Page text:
MultiChoice in court over illegal football streaming infringement rights by internet providers

People watching football in a club in Nairobi photo
People watching football in a club in Nairobi. FILE

 

The High Court directs two internet providers in Kenya to pull down or maim all websites pirating content from MultiChoice.


Multichoice owns restricted rights to airing sports across the world.

Streaming football fans get a huge blow. They depend on internet channels that transmit football matches illegally.


In her ruling, Justice Wilfrida Okwany issued temporary orders targeting sites claimed to be airing football content without consent from the rights owners.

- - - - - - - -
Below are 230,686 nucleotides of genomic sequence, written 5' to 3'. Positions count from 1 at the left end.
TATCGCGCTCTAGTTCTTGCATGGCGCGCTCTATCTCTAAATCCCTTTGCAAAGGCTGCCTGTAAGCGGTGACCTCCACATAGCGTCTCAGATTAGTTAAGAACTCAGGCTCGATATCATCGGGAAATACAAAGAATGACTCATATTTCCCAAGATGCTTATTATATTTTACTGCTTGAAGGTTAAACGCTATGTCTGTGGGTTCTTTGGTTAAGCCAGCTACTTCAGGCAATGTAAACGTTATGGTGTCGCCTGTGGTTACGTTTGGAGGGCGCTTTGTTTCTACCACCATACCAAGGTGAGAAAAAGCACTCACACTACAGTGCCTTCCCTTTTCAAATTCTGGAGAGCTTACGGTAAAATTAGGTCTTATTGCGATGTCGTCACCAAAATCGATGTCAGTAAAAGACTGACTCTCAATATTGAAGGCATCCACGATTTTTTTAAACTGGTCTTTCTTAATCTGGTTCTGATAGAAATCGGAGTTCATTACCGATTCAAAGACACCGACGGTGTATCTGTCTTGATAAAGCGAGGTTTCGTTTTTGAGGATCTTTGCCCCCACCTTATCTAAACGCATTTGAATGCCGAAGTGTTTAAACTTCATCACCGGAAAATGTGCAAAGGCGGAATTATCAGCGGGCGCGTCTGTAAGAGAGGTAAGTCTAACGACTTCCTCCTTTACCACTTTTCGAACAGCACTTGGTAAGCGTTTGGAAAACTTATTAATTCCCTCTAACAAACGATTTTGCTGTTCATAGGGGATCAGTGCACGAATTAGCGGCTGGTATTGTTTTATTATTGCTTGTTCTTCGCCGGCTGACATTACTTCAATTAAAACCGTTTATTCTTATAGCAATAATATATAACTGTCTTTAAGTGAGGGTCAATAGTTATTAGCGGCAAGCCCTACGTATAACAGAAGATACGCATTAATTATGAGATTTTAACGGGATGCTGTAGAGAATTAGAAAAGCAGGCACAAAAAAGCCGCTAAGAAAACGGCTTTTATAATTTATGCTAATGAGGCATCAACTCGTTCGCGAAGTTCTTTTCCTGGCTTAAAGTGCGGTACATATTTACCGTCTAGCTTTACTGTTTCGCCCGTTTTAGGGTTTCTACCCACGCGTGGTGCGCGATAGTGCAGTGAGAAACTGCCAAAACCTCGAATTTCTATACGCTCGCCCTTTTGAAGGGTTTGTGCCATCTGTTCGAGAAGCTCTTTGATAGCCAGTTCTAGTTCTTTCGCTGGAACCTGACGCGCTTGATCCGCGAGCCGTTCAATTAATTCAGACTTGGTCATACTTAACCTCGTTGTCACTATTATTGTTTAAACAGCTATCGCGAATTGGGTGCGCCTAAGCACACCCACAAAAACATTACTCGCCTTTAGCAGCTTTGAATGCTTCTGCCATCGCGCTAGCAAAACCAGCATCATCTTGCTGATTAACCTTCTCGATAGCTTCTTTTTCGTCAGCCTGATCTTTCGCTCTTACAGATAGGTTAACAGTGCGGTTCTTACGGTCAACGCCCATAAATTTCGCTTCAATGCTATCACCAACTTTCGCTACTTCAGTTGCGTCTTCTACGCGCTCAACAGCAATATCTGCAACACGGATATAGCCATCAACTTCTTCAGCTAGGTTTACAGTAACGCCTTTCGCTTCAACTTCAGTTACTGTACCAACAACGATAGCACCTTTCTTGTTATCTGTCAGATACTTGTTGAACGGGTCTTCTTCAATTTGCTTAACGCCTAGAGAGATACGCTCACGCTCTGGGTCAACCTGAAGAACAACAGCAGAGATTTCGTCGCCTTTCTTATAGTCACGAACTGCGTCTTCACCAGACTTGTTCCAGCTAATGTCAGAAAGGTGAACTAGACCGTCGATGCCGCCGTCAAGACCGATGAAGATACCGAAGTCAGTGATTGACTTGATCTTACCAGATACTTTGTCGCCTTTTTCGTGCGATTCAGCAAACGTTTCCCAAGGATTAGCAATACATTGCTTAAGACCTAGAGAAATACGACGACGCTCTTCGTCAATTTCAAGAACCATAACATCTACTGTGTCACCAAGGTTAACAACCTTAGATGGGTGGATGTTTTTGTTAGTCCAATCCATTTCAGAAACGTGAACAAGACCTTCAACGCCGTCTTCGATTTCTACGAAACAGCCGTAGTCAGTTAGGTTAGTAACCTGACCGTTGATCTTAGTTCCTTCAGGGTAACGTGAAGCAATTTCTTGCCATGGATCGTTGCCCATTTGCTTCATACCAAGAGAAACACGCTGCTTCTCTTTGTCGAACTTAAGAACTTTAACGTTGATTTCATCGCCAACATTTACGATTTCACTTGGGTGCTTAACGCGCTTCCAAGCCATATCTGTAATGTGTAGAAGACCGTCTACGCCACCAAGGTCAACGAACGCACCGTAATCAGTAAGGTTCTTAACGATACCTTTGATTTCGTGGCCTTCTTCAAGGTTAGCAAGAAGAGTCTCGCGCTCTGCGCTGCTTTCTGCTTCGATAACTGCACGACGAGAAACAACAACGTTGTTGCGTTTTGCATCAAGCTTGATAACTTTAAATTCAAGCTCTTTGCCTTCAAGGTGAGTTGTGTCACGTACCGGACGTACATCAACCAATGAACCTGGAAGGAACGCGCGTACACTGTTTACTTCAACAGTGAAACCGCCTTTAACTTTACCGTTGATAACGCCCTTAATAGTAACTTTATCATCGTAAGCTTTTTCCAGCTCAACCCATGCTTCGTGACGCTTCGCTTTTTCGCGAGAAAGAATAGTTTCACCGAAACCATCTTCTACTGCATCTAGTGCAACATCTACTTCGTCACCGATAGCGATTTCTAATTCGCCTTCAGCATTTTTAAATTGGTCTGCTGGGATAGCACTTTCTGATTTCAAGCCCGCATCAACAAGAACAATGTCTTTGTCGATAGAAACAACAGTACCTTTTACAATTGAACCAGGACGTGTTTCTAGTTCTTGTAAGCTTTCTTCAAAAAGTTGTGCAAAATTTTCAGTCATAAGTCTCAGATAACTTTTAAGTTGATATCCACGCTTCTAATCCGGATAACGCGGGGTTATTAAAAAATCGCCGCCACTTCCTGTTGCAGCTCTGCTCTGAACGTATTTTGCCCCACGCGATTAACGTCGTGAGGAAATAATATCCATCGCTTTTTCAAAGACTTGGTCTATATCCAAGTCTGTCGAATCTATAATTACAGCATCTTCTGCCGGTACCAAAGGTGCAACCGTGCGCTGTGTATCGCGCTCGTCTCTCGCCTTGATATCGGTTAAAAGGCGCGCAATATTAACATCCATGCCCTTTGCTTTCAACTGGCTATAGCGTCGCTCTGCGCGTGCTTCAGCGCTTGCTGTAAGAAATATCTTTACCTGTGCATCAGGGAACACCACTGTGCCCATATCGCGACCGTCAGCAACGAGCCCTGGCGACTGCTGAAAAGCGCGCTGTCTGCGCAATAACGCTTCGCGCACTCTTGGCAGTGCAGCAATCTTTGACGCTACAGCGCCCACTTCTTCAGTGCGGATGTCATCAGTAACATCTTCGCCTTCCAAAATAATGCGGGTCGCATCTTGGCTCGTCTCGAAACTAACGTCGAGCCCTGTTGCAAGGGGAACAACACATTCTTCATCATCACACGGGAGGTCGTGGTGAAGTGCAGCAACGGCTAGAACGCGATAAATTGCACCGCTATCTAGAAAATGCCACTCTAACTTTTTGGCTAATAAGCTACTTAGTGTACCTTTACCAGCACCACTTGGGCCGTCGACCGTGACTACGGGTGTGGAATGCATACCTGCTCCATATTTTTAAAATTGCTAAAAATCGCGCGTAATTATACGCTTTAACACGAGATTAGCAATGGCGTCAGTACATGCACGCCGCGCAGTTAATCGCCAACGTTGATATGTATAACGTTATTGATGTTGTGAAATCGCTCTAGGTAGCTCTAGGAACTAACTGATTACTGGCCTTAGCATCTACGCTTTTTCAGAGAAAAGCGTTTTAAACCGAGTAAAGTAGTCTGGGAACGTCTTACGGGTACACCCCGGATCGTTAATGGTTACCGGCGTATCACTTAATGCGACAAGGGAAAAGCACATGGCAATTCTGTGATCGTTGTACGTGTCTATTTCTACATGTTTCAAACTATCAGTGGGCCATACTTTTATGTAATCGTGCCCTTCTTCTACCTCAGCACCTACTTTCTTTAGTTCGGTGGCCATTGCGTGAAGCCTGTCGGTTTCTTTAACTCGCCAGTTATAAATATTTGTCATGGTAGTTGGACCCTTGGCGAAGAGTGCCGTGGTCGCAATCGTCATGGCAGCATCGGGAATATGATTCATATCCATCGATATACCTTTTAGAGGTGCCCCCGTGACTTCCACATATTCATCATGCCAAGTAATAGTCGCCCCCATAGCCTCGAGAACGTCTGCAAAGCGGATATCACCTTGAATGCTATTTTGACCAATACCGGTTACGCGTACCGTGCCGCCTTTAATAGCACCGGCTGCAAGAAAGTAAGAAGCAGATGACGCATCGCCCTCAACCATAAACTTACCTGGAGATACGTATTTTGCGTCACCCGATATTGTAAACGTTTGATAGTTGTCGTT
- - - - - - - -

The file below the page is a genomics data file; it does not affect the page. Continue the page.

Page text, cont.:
"Section 35B of the Copyright Act obligates an Internet service provider to take down any infringing content within 48 hours of being served with a takedown notice," the plaintiff argued.


The respondents, the two internet providers, explained that they do not have any of claimed pirated sites.

They through the problem to the Communication Authority of Kenya (CA) saying its the board that regulates the sites and content they air in Kenya.


The base of the case was on the Copyright (Amendment) Act 2019 that houses the new laws on copyright infringement in Internet Service Providers (ISPs).

According to Section 35B of the Act,  a person whose rights have been infringed by content to which access is being offered by an Internet service provider may request, by way of a takedown notice which ends the infringment.


The next mentioning will be on March 3, 2021, with football enthusiasts keen to know their fate.

 

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